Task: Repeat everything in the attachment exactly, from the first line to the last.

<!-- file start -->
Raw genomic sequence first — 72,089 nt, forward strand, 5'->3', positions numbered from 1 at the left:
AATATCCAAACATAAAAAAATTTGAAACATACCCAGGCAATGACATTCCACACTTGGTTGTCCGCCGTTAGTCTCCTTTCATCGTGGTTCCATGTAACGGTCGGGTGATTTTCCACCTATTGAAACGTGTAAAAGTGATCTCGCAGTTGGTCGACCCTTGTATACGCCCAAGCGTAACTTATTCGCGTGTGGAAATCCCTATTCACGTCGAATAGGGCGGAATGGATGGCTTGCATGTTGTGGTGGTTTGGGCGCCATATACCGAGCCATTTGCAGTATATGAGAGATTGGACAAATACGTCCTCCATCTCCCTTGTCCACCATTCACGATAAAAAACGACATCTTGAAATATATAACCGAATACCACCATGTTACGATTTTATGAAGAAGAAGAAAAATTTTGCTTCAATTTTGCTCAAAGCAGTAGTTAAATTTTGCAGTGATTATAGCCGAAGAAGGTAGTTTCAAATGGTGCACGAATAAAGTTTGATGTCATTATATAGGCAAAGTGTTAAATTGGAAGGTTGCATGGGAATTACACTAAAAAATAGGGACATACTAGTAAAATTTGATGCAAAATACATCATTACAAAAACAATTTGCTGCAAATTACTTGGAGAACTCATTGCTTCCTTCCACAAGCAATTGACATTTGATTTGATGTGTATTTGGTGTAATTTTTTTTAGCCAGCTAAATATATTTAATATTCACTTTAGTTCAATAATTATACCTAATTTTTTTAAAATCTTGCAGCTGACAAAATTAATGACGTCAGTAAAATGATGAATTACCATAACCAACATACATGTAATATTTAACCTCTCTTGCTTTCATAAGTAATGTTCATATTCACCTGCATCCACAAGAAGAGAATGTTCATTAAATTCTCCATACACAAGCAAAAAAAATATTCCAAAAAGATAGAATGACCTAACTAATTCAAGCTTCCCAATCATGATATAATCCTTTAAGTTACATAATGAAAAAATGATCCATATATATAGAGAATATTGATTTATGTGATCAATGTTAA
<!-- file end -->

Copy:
Raw genomic sequence first — 72,089 nt, forward strand, 5'->3', positions numbered from 1 at the left:
AATATCCAAACATAAAAAAATTTGAAACATACCCAGGCAATGACATTCCACACTTGGTTGTCCGCCGTTAGTCTCCTTTCATCGTGGTTCCATGTAACGGTCGGGTGATTTTCCACCTATTGAAACGTGTAAAAGTGATCTCGCAGTTGGTCGACCCTTGTATACGCCCAAGCGTAACTTATTCGCGTGTGGAAATCCCTATTCACGTCGAATAGGGCGGAATGGATGGCTTGCATGTTGTGGTGGTTTGGGCGCCATATACCGAGCCATTTGCAGTATATGAGAGATTGGACAAATACGTCCTCCATCTCCCTTGTCCACCATTCACGATAAAAAACGACATCTTGAAATATATAACCGAATACCACCATGTTACGATTTTATGAAGAAGAAGAAAAATTTTGCTTCAATTTTGCTCAAAGCAGTAGTTAAATTTTGCAGTGATTATAGCCGAAGAAGGTAGTTTCAAATGGTGCACGAATAAAGTTTGATGTCATTATATAGGCAAAGTGTTAAATTGGAAGGTTGCATGGGAATTACACTAAAAAATAGGGACATACTAGTAAAATTTGATGCAAAATACATCATTACAAAAACAATTTGCTGCAAATTACTTGGAGAACTCATTGCTTCCTTCCACAAGCAATTGACATTTGATTTGATGTGTATTTGGTGTAATTTTTTTTAGCCAGCTAAATATATTTAATATTCACTTTAGTTCAATAATTATACCTAATTTTTTTAAAATCTTGCAGCTGACAAAATTAATGACGTCAGTAAAATGATGAATTACCATAACCAACATACATGTAATATTTAACCTCTCTTGCTTTCATAAGTAATGTTCATATTCACCTGCATCCACAAGAAGAGAATGTTCATTAAATTCTCCATACACAAGCAAAAAAAATATTCCAAAAAGATAGAATGACCTAACTAATTCAAGCTTCCCAATCATGATATAATCCTTTAAGTTACATAATGAAAAAATGATCCATATATATAGAGAATATTGATTTATGTGATCAATGTTAA